Which brings me to the tease for the season finale. Is Gene, the most famous critic of marriage today, about to do a 180 in order to save his relationship and bring his family closer? If so, what a stupid idea. I’ve long believed that the issue, despite countless half-joking comments to the contrary, hasn’t been the nature of their union, it’s always been Gene’s selfishness.
Here’s a guy who probably never has to work a day in his life ever again thanks to all the hit records he made with Kiss and all those ridiculous endorsement deals that turned him into a self-parody. So, why does he keep doing it? He’s addicted to the attention from his audience, especially the females, hence his constant need to be surrounded by them, whether he actually fools around with them or not. Hell, at one point, while in his Demon get-up just before a show, he actually inappropriately flirts with his therapist right in front of Shannon! (Dr. Wexler actually has to remind him of their strictly professional relationship.)
When the therapist sits down with the entire family, one point is made abundantly clear. Gene shouldn’t do what his kids and common-law wife want, it’s what he wants that matters. Does he really want to be married? Is Shannon the only woman he wants to be intimate with from here on out?
I seriously doubt it. A good friend of mine asked me in a Facebook message last month if I thought they were on the verge of splitsville. I said no. But now, having seen several more episodes and read a good number of articles about this near 30-year relationship, I’m starting to have my doubts.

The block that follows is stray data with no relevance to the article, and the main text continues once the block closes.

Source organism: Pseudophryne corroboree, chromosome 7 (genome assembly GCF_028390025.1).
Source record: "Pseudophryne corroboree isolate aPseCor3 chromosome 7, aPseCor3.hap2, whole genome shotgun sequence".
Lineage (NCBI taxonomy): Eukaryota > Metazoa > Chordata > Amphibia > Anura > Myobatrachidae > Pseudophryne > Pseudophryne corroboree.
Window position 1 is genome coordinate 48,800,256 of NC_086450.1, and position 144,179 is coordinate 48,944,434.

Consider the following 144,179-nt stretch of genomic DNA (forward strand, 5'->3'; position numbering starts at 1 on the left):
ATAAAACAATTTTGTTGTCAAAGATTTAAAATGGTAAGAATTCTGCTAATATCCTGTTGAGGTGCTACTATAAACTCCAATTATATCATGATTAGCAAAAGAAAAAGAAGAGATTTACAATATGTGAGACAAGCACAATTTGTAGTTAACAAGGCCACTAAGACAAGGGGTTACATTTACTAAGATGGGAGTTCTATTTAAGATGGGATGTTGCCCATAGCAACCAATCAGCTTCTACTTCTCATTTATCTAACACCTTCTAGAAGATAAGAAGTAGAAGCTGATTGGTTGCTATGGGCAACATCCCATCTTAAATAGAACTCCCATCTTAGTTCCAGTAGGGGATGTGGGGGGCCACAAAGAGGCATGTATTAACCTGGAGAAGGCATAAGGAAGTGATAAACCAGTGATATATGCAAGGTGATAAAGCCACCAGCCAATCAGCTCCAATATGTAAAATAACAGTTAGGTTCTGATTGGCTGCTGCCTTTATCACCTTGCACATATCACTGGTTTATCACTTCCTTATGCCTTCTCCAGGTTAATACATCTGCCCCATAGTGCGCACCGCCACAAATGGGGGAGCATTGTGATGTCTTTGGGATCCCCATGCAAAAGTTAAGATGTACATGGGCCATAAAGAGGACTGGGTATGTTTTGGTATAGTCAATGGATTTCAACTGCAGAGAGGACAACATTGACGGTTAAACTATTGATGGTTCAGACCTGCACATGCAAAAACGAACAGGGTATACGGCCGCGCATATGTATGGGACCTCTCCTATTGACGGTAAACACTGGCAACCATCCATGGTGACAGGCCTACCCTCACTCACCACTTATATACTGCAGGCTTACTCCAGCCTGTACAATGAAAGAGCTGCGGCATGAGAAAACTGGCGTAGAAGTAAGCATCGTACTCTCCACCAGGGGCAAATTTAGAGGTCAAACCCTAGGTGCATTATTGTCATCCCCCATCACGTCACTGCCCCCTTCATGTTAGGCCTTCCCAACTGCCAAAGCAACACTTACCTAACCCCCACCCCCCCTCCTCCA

Whatever Gene and Shannon decide to do, regardless of their TV show, is their business, as I noted previously. But if they want to become closer and leave the mistakes of the past behind, they need to start getting real with each other and, while they’re on TV, their audience. Nothing will change if the status quo remains the same.
Hamilton, Ontario, Canada
Wednesday, July 20, 2011
CLARIFICATION & UPDATE: What I originally thought were the final two episodes of season six are actually the final shows of the first half of that year. Speaking of that, A&E is releasing all the Family Jewels programs from 2011 on DVD in late Spring. Look for Season Six Part One (which ends with the proposal cliffhanger) and Season Six Part Two (which concludes with the wedding) on June 12. Season seven is scheduled to air sometime this year but no official announcement has been made just yet.
Hamilton, Ontario, Canada
Wednesday, February 29, 2012